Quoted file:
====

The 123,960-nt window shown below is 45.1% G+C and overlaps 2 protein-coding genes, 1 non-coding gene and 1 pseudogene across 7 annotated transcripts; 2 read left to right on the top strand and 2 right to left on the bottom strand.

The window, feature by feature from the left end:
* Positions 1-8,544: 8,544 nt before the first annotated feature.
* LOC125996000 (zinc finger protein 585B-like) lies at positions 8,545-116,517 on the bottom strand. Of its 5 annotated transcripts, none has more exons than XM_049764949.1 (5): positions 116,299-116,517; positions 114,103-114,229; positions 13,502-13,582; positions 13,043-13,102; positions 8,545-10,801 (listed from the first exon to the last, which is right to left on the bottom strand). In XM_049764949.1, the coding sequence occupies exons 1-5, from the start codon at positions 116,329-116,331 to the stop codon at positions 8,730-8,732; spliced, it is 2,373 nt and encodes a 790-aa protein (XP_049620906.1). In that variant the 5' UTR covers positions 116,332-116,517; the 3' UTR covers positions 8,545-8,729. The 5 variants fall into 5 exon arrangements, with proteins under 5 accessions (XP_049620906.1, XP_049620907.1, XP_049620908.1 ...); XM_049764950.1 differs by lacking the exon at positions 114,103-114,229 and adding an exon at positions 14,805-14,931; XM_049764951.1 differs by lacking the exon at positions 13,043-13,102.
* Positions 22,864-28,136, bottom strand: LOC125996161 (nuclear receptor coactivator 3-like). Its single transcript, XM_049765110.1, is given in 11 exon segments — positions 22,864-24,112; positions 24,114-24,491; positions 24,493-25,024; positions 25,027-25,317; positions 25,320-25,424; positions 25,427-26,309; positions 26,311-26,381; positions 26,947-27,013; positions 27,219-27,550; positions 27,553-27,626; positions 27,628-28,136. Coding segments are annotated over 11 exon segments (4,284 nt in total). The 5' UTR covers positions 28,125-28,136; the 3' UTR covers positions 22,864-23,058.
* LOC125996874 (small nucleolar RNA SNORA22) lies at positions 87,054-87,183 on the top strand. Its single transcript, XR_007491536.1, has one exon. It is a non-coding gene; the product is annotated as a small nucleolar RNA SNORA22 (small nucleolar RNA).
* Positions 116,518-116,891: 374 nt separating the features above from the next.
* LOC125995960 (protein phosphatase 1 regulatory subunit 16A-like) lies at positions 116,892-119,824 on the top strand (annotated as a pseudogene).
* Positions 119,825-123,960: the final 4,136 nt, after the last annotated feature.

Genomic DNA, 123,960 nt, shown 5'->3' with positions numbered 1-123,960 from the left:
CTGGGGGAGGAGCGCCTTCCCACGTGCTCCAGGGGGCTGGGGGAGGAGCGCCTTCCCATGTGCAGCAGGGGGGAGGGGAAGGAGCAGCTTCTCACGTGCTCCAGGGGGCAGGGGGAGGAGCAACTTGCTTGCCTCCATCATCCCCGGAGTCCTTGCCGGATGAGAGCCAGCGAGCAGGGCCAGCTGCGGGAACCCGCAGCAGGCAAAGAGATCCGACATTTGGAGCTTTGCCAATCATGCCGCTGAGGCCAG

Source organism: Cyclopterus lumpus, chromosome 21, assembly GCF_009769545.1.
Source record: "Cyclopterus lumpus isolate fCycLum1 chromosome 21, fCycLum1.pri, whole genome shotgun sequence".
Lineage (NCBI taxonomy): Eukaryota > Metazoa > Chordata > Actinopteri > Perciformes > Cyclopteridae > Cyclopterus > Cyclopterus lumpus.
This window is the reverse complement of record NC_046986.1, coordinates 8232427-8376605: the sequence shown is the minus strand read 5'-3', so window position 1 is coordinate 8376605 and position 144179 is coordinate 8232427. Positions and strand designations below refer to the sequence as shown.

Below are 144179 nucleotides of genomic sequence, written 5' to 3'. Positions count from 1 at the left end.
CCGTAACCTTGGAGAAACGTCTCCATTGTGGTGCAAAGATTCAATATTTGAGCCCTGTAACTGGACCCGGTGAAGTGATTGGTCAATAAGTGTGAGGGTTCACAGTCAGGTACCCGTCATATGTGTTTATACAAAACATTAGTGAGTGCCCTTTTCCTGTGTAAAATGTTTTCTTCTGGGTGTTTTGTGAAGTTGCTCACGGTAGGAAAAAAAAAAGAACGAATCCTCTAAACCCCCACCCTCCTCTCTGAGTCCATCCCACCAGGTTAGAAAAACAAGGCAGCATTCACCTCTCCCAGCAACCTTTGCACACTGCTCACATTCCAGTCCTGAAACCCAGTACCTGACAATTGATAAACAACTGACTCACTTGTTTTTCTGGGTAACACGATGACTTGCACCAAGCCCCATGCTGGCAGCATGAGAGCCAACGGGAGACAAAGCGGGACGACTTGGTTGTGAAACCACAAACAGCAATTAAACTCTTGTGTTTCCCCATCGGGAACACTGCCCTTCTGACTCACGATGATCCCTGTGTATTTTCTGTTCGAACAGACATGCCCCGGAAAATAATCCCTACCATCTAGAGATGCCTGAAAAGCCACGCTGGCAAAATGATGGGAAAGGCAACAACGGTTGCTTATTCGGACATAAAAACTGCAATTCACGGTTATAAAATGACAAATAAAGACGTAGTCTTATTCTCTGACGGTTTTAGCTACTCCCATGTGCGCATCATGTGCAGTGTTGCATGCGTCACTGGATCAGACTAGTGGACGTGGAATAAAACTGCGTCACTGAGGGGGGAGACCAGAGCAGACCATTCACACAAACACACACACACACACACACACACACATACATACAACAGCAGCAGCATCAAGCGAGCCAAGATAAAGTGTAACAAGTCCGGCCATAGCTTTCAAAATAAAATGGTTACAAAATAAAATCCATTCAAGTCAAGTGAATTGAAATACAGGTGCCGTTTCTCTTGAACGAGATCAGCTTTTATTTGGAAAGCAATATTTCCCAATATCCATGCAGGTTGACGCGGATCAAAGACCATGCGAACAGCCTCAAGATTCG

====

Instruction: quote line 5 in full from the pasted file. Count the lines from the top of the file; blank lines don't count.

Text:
* Positions 22,864-28,136, bottom strand: LOC125996161 (nuclear receptor coactivator 3-like). Its single transcript, XM_049765110.1, is given in 11 exon segments — positions 22,864-24,112; positions 24,114-24,491; positions 24,493-25,024; positions 25,027-25,317; positions 25,320-25,424; positions 25,427-26,309; positions 26,311-26,381; positions 26,947-27,013; positions 27,219-27,550; positions 27,553-27,626; positions 27,628-28,136. Coding segments are annotated over 11 exon segments (4,284 nt in total). The 5' UTR covers positions 28,125-28,136; the 3' UTR covers positions 22,864-23,058.